[dropcaps]M[/dropcaps]oms, how many times have you looked through your camera roll only to find that the only pictures of YOU with your kids is a raw, un-styled selfie? And raise your hand if you’re always the one behind the lens. I’m going to share with you my top pieces of fashion advice – and my amazingly talented professional photographer’s photography tips – for taking the perfect family photo that you’ll want to share with everyone. These tips are GOLD! Please read and then SHARE this with all your mama friends and family so that they, too, can step out from behind the lens and capture the perfect family photo.
As a personal stylist, one of my jobs during photo shoots is to work with the photographer to help style the clothes so it creates a beautiful and cohesive look. I do this for my website and social media photos, and recently, I had the pleasure of having my amazingly talented fashion photographer take some shots of me and my sons. So I’m going to share with you my best tips for what to wear for a family photo shoot, and how to make sure you’ll get the best pictures if you’re taking them yourself.
It’s always a good idea to have your location and theme fit with your outfit choices. So whether you want to work your location and theme around a particular outfit, or vice versa, it’s key to make sure they all mesh together well. For example, I once had a photographer tell me that a family from New York came down to Naples, Florida to do a family photo shoot on the beach. However, the dad showed up in a full suit. You can guess that that type of outfit isn’t conducive to South Florida heat and humidity. Picture a sweaty, uncomfortable dad rushing to get the shoot over with. Yikes!
So try to be strategic about what outfits will look good in what locations, and what locations will best highlight your favorite looks. A bright and boldly colored outfit choice will love a muted background, whereas an all-white outfit will especially pop against a colorful background.
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“A bright and boldly colored outfit choice will love a muted background, whereas an all-white outfit will especially pop against a colorful background.”
We’ve all seen those family photos where everyone from the parents to the kids to the dog are wearing the same sweater. Don’t be that family. Be YOU. Wear the types of outfits you’d normally wear, but choose pieces within a color scheme that aren’t exact replicas of one another.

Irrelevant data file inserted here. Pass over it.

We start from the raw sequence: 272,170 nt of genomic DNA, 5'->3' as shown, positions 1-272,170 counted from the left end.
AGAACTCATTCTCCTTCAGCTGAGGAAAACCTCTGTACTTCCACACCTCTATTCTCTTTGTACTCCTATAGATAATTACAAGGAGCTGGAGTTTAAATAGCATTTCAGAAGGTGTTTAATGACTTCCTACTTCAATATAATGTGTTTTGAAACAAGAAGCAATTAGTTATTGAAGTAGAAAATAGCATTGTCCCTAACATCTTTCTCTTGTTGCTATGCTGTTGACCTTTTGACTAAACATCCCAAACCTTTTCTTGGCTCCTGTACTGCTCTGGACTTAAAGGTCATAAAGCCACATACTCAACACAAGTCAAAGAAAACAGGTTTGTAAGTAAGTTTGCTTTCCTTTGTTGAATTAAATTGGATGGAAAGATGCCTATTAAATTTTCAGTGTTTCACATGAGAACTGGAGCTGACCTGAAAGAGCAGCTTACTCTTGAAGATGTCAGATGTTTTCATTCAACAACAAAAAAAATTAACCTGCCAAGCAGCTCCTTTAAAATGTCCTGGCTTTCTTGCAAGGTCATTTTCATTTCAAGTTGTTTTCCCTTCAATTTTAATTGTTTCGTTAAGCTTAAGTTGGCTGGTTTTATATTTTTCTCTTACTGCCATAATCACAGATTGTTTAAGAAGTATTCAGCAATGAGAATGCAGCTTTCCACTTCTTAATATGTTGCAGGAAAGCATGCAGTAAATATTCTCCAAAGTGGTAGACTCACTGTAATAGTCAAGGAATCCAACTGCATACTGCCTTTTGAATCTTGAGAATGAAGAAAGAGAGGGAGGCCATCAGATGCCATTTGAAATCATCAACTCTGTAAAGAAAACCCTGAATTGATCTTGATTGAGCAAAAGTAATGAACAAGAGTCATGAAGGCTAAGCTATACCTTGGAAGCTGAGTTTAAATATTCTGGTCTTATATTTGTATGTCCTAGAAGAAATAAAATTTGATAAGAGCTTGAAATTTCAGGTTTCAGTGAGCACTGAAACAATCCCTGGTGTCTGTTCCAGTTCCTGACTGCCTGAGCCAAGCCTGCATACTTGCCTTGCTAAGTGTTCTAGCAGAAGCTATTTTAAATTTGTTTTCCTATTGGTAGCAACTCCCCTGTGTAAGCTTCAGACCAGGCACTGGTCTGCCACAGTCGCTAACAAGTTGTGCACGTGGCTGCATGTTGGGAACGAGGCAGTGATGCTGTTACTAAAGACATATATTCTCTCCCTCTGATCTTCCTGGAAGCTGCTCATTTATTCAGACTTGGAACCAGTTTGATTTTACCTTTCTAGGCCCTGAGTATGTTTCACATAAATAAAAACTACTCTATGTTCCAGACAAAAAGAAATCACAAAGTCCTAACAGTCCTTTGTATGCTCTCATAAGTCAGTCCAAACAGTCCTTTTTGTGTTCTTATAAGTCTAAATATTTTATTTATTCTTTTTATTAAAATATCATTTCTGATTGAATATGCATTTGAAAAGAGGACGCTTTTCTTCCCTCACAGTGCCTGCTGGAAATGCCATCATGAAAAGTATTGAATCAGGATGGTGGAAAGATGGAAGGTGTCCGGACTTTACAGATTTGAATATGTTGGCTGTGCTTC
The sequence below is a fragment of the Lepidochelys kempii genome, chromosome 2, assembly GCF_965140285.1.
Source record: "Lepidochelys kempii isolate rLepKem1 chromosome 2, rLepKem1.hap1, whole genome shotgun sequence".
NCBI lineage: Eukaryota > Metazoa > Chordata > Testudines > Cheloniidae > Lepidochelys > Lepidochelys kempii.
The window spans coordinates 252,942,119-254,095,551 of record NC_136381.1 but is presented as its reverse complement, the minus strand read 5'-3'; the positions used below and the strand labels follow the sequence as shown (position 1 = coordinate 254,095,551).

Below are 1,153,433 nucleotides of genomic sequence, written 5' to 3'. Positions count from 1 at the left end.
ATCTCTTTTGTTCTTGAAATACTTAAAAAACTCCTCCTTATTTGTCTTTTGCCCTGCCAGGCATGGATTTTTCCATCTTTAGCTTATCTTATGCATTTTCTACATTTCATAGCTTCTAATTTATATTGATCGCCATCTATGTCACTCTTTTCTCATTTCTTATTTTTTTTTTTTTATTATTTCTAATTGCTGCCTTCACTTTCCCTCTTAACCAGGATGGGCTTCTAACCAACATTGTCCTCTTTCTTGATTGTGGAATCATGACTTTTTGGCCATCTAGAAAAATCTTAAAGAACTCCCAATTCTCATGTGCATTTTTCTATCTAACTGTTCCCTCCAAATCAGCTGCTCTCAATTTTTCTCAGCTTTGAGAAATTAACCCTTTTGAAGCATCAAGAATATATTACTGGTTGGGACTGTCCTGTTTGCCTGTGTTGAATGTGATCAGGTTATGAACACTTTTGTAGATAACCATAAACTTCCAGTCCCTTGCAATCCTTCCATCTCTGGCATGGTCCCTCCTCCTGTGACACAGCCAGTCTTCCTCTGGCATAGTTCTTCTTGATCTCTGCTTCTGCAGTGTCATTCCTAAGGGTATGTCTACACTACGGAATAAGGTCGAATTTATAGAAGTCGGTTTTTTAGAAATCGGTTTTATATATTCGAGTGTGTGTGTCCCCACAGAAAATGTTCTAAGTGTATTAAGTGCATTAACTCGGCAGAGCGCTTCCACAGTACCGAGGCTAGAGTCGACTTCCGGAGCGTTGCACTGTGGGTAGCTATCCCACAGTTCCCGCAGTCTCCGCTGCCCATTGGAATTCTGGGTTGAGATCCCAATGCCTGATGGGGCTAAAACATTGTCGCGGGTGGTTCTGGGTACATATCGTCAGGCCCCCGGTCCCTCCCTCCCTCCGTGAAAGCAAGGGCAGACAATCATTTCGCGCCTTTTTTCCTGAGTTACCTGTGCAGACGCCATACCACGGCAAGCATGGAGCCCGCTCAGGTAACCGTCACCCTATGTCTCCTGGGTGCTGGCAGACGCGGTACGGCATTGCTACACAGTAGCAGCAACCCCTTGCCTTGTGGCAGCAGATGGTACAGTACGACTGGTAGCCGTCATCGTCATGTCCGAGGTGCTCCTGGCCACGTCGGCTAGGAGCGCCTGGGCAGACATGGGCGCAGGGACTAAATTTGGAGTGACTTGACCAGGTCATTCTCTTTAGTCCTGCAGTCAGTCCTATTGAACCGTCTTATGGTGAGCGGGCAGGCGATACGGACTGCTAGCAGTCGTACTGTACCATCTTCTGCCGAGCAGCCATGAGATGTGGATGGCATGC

You can see in my own family photos below, that I chose to let my beautiful boys stand out in their plaid tops and colorful looks, while I chose a neutral chambray romper – but the colors all went very well together, and we were all comfortable in our own outfits.
This is super important. If you’re not comfortable, you’re going to be fidgeting, or worse, you’ll be worrying about how you look in your outfit, and you’ll be unable to take a great shot. Likewise, if your kids are uncomfortable, they’ll complain even more than they may already be doing, because, let’s face it, kids don’t really like to sit for family photoshoots. So plan ahead and make everyone try on their looks in advance, so you can get the best feel for what outfits will work the best.
We all have those pictures laying around the house that are COMPLETELY dated. For me, they’re the photos from the 80s, where I had crimped hair or a perm, bangs curled three inches high and hair sprayed to death. I don’t have those pictures framed in my house. No, those are hidden far, far away in the depths of old family photo albums.
But when we take photos, we usually have full intentions of displaying them in some way, for a longer period of time. Perhaps you want a great photo to stand as your Facebook Cover image, or maybe you want something to blow up and hang in your family room. Maybe you’re even taking your holiday card photo that’ll be mailed to all your friends and family.
When choosing your outfits, try to pick ones that will be relatively timeless. Usually this has to do with a simple silhouette that excludes really trendy elements. A plain, crewneck or v-neck sweater, a simple shift dress, or a pair of jeans with a button down blouse. When in doubt, go for neutral colors and patterns, rather than bright or trendy patterns – unless you absolutely need this type of look to achieve the photo’s theme (ie – Christmas shoots largely involve reds and greens).
For this section, I interviewed my professional photographer, Tamara Boxx of The Painted Boxx. She’s unbelievably talented at fashion and family photography, and I was so amazed at how she was able to capture the perfect pictures of my very active (and not always agreeable) boys. I knew she’d have all the answers for those of us who are never quite sure how to get our kids to behave for photos. Here’s our Q&A session: